The bad news arrived right on time, in early January, with major staffing cuts at Munchery—a startup offering subscriptions to “chef-crafted,” home-delivered meals in select cities across the country. By March, according to Bloomberg, Munchery was giving its early investors “convertible notes” in place of equity, and seeking last-ditch loans in a last-ditch effort to stay afloat, having burned through almost $120 million in seven years.
That bloodletting set the tone for the rest of the year. The first fatality: Maple, a food-delivery service backed by the celebrated chef and restaurateur David Chang, shuttered in May. Like Munchery, Maple was a kind of delivery-only restaurant, one with an ever-changing online menu, a roster of star guest chefs, and no public-facing storefront. The goal was to make fine-dining-caliber offerings available at home (with menus chosen specifically to withstand the rigors of bike delivery and still look appetizing and toothsome), and Chang’s know-how and considerable celebrity helped the company rake in tens of millions in venture capital.
In the end, though, the financials just didn’t check out. According to a Recode analysis of leaked company financial documents, the picture was dire: $9 million in spending compared to only $2.7 million in gross revenue in 2015, of which food costs ate up a whopping 63 percent.
By 2016, Recode reported, the company was eking out a tiny 30-cent profit for every meal. But it was too little, too late: “It became clear that we needed to close the Maple operation here in New York and look for a partner with scale—one that would allow us to leverage all that we had built across a broader platform,” the company wrote in a note on its website announcing the decision to close.
In other words: Are you there, Amazon? Google? Uber? It’s me, David.
That same month saw the closure of another meals-on-demand company, one with uncanny parallels to Maple. Sprig was another food delivery company that cooked meals in-house, trucking them out to local homes. It, too, had raised almost $57 million, including from Silicon Valley investors like Accel. Serving San Francisco and Chicago, and employing more than 200 people across both cities, Sprig’s mission was to provide healthy meals that beat even fast-food chains in convenience, if not cost—Business Insider mentioned spending $17.75 for a single vegetable wrap.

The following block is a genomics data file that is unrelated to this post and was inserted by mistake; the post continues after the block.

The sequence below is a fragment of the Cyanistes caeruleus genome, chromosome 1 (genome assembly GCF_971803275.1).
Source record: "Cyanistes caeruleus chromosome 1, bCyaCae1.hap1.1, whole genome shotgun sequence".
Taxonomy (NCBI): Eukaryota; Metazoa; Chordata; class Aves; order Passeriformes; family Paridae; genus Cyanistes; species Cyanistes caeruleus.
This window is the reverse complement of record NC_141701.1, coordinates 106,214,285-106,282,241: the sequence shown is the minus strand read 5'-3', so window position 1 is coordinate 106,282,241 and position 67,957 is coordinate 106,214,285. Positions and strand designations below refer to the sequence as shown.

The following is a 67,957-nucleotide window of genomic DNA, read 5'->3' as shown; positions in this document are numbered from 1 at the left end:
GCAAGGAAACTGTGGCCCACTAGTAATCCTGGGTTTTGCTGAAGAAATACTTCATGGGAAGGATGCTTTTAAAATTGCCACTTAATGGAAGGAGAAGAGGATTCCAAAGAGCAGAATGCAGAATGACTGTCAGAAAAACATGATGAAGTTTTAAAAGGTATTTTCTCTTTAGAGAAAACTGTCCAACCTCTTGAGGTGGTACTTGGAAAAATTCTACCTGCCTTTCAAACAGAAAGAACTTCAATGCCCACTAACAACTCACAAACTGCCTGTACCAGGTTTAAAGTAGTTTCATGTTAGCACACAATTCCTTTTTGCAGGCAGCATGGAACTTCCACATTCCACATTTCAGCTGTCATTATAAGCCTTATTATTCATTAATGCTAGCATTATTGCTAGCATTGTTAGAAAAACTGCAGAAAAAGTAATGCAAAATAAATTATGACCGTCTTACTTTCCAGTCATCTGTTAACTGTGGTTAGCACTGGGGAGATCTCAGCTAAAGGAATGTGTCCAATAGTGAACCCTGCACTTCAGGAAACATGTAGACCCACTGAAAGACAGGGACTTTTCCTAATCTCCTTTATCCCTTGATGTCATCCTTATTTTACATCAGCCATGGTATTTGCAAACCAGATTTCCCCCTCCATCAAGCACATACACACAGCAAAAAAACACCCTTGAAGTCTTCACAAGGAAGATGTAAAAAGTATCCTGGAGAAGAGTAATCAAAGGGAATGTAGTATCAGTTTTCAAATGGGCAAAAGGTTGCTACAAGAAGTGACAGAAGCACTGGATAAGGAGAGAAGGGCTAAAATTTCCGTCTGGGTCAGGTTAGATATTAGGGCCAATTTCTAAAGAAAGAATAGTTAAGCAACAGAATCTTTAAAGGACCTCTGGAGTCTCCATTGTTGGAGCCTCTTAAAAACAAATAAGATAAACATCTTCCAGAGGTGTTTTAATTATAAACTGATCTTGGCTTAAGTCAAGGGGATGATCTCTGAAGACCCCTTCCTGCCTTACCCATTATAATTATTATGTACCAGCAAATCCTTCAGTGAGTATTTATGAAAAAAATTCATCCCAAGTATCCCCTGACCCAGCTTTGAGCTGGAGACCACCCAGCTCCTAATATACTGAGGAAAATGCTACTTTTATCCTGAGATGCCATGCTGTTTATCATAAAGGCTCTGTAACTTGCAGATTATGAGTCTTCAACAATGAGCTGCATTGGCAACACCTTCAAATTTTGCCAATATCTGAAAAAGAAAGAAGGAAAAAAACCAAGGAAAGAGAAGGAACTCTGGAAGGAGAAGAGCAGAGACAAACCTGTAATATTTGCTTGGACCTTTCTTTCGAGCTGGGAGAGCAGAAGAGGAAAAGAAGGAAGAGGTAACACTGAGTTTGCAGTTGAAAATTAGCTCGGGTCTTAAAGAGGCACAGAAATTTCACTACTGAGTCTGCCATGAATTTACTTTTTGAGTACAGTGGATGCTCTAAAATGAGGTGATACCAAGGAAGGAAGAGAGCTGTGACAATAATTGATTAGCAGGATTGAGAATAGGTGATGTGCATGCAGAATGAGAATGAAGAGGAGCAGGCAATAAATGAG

Sprig had initially positioned itself as the streamlined, scalable delivery company VCs had been looking for. But by the end, Bloomberg reported, as the company was “burning through” $850,000 a month and seeking a buyer, no one bit. “The demand for Sprig’s convenient, high-quality food was always incredibly high, but the complexity of owning meal production through delivery at scale was a challenge,” Gagan Biryani, the company’s CEO and cofounder admitted, in the closure announcement.
As we’ve written before, the economics of home delivery are punishing. Though Americans seem to love the convenience, no one’s figured out to make the model work on the backend—at least not in a way that will earn investors glorious heaps of cash. Amazon, we’re looking at you.
We hardly knew ye, 2017 worst food failures—but we won’t exactly miss ye. With one exception. The year was a tough one for media as well as for food, and one of our favorite print quarterlies was among the fallen. There had never before been a magazine like Lucky Peach. Part lit mag, part art journal, all shot through with recipes that ranged from gourmet to tongue-in-cheek, LP devoted itself to thinking critically about food at the meeting point of culture, pleasure, and survival. We’ll miss great writing like John Birdsall’s essay on the magnificent queerness of American cuisine, or John Jeremiah Sullivan on fruit jarring and memory, or Andrea Nguyen’s seductive history of pho. We break a little each time we inadvertently click on one of your dead links, only to be confronted with the white screen luckypeach.org. Some choice selections live on at Medium, but 2018’s food media landscape will be drabber without Lucky Peach’s dash of spice.